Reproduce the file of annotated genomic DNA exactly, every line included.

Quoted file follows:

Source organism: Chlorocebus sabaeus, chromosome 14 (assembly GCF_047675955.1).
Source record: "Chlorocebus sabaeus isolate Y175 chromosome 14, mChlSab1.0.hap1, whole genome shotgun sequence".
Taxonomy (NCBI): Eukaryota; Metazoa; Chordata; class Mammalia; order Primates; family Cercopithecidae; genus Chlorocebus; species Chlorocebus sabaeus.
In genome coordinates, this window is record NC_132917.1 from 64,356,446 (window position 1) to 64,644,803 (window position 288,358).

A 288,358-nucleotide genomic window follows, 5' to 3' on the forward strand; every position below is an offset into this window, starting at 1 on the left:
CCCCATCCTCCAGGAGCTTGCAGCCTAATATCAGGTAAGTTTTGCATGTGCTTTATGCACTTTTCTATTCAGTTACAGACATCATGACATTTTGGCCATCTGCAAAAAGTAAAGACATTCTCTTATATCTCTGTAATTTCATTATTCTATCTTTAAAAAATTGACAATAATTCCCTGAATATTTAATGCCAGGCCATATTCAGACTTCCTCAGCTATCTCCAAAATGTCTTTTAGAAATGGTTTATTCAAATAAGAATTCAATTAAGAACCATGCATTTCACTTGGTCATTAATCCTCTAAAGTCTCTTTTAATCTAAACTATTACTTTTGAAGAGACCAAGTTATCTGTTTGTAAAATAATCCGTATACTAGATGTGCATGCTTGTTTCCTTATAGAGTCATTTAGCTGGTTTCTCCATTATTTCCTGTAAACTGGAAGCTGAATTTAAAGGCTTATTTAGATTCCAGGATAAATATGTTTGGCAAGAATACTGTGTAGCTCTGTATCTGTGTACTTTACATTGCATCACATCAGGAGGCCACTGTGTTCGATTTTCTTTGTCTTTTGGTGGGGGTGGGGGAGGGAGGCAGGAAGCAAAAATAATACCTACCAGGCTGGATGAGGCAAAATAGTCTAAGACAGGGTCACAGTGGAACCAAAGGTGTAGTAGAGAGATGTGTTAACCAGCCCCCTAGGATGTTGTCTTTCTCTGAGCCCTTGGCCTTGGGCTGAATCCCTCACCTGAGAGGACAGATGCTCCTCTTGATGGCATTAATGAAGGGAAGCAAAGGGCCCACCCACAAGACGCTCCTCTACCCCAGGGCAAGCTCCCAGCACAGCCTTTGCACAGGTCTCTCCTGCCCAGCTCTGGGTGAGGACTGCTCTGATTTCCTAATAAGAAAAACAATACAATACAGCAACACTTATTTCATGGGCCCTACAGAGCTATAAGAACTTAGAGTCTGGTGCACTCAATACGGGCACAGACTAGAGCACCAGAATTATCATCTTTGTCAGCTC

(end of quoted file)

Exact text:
Source organism: Chlorocebus sabaeus, chromosome 14 (assembly GCF_047675955.1).
Source record: "Chlorocebus sabaeus isolate Y175 chromosome 14, mChlSab1.0.hap1, whole genome shotgun sequence".
Taxonomy (NCBI): Eukaryota; Metazoa; Chordata; class Mammalia; order Primates; family Cercopithecidae; genus Chlorocebus; species Chlorocebus sabaeus.
In genome coordinates, this window is record NC_132917.1 from 64,356,446 (window position 1) to 64,644,803 (window position 288,358).

A 288,358-nucleotide genomic window follows, 5' to 3' on the forward strand; every position below is an offset into this window, starting at 1 on the left:
CCCCATCCTCCAGGAGCTTGCAGCCTAATATCAGGTAAGTTTTGCATGTGCTTTATGCACTTTTCTATTCAGTTACAGACATCATGACATTTTGGCCATCTGCAAAAAGTAAAGACATTCTCTTATATCTCTGTAATTTCATTATTCTATCTTTAAAAAATTGACAATAATTCCCTGAATATTTAATGCCAGGCCATATTCAGACTTCCTCAGCTATCTCCAAAATGTCTTTTAGAAATGGTTTATTCAAATAAGAATTCAATTAAGAACCATGCATTTCACTTGGTCATTAATCCTCTAAAGTCTCTTTTAATCTAAACTATTACTTTTGAAGAGACCAAGTTATCTGTTTGTAAAATAATCCGTATACTAGATGTGCATGCTTGTTTCCTTATAGAGTCATTTAGCTGGTTTCTCCATTATTTCCTGTAAACTGGAAGCTGAATTTAAAGGCTTATTTAGATTCCAGGATAAATATGTTTGGCAAGAATACTGTGTAGCTCTGTATCTGTGTACTTTACATTGCATCACATCAGGAGGCCACTGTGTTCGATTTTCTTTGTCTTTTGGTGGGGGTGGGGGAGGGAGGCAGGAAGCAAAAATAATACCTACCAGGCTGGATGAGGCAAAATAGTCTAAGACAGGGTCACAGTGGAACCAAAGGTGTAGTAGAGAGATGTGTTAACCAGCCCCCTAGGATGTTGTCTTTCTCTGAGCCCTTGGCCTTGGGCTGAATCCCTCACCTGAGAGGACAGATGCTCCTCTTGATGGCATTAATGAAGGGAAGCAAAGGGCCCACCCACAAGACGCTCCTCTACCCCAGGGCAAGCTCCCAGCACAGCCTTTGCACAGGTCTCTCCTGCCCAGCTCTGGGTGAGGACTGCTCTGATTTCCTAATAAGAAAAACAATACAATACAGCAACACTTATTTCATGGGCCCTACAGAGCTATAAGAACTTAGAGTCTGGTGCACTCAATACGGGCACAGACTAGAGCACCAGAATTATCATCTTTGTCAGCTC